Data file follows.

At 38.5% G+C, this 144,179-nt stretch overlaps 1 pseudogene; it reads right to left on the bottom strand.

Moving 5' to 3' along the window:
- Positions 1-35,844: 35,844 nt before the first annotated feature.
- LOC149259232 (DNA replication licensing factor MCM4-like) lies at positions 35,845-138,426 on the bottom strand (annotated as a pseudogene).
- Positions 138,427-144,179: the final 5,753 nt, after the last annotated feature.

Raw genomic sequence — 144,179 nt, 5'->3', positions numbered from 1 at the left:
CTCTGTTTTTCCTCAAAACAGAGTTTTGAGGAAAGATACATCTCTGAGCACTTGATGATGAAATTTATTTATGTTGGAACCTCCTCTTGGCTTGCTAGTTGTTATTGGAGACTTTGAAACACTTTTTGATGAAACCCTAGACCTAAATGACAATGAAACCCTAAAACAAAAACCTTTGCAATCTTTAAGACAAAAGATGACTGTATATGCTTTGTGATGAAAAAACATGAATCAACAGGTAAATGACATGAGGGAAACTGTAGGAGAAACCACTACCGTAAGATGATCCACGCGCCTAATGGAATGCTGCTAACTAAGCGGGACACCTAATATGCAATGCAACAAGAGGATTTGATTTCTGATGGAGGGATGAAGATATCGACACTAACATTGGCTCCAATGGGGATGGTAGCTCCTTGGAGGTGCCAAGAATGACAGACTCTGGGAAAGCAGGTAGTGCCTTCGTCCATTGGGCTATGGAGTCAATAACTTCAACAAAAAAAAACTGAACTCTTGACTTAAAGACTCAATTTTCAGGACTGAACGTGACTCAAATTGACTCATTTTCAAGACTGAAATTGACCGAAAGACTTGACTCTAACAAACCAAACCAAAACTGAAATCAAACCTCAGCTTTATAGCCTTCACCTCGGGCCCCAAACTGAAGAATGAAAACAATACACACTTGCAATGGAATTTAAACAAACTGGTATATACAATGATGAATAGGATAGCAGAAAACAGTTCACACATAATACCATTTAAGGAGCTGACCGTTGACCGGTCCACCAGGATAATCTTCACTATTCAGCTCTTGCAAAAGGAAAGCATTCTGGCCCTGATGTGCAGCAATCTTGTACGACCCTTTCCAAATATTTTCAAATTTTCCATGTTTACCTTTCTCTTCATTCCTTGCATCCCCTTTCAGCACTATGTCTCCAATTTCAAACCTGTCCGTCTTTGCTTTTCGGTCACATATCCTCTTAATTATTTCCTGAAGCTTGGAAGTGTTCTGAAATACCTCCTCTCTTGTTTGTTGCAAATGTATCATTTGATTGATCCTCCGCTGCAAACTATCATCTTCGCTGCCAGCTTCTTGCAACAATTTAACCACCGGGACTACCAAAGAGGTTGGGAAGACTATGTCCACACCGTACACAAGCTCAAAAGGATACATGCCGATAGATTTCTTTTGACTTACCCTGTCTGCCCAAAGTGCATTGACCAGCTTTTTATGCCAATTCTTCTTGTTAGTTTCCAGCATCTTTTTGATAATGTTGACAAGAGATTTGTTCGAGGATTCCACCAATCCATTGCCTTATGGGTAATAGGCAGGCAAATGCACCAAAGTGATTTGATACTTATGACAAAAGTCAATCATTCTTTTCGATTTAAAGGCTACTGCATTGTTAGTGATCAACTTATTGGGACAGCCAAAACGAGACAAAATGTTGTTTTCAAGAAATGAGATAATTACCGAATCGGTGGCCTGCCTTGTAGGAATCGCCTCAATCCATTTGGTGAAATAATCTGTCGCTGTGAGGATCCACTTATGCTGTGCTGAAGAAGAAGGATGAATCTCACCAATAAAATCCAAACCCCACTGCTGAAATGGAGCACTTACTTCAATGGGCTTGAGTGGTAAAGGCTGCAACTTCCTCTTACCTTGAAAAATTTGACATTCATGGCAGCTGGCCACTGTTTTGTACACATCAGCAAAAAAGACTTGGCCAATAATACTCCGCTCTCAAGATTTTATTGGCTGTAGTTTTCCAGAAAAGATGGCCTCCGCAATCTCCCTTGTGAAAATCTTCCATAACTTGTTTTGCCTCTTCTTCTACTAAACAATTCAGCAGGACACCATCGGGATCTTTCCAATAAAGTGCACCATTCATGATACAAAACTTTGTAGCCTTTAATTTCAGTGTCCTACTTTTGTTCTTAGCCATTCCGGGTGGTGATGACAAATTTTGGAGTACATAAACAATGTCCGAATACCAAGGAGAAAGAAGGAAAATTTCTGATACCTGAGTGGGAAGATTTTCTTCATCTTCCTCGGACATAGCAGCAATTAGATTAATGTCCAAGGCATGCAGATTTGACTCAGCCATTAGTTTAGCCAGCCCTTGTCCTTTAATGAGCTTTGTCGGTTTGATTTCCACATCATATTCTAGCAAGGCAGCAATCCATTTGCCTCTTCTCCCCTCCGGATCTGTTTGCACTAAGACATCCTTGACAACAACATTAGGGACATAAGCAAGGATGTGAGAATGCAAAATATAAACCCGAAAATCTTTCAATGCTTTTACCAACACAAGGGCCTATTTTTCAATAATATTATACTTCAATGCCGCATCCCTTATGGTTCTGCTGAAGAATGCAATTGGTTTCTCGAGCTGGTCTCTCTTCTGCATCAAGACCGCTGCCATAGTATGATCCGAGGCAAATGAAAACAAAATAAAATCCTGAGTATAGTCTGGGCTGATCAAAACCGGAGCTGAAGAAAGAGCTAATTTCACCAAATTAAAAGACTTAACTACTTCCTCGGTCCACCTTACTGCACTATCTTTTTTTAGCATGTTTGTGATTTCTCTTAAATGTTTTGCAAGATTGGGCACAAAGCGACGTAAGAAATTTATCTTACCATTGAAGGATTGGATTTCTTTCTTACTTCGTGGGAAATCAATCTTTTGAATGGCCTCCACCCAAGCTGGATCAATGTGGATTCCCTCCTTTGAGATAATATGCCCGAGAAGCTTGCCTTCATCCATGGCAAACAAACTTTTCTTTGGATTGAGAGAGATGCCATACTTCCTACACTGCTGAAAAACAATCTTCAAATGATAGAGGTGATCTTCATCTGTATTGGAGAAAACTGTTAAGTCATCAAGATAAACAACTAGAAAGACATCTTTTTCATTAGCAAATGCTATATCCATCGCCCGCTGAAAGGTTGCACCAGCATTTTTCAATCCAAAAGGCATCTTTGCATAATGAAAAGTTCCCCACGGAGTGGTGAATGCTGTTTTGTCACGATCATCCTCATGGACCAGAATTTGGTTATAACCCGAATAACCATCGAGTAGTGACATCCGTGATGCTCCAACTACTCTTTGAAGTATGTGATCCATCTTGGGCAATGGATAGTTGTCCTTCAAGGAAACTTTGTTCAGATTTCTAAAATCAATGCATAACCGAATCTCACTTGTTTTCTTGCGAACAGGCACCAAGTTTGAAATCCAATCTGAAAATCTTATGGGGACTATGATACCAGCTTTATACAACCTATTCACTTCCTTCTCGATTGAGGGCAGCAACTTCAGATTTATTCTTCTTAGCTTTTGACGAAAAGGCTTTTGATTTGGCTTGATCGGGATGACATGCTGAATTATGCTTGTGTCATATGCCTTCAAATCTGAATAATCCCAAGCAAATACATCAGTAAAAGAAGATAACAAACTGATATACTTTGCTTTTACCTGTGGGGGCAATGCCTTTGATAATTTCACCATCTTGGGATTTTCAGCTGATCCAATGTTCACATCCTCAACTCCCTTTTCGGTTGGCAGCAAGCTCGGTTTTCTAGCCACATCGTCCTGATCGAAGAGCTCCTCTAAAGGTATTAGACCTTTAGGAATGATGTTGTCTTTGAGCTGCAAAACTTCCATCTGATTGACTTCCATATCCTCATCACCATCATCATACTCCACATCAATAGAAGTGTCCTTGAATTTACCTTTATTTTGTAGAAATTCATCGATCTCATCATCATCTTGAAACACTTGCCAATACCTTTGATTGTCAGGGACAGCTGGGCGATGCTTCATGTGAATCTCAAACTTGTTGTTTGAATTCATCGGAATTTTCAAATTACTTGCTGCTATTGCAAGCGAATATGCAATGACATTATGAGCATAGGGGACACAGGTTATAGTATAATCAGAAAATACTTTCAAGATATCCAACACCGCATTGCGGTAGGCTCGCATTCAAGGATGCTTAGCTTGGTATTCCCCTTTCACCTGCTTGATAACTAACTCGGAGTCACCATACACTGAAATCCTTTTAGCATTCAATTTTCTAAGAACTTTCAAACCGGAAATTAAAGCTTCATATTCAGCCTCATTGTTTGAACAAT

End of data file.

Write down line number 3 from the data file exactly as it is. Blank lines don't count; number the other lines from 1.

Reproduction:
- Positions 1-35,844: 35,844 nt before the first annotated feature.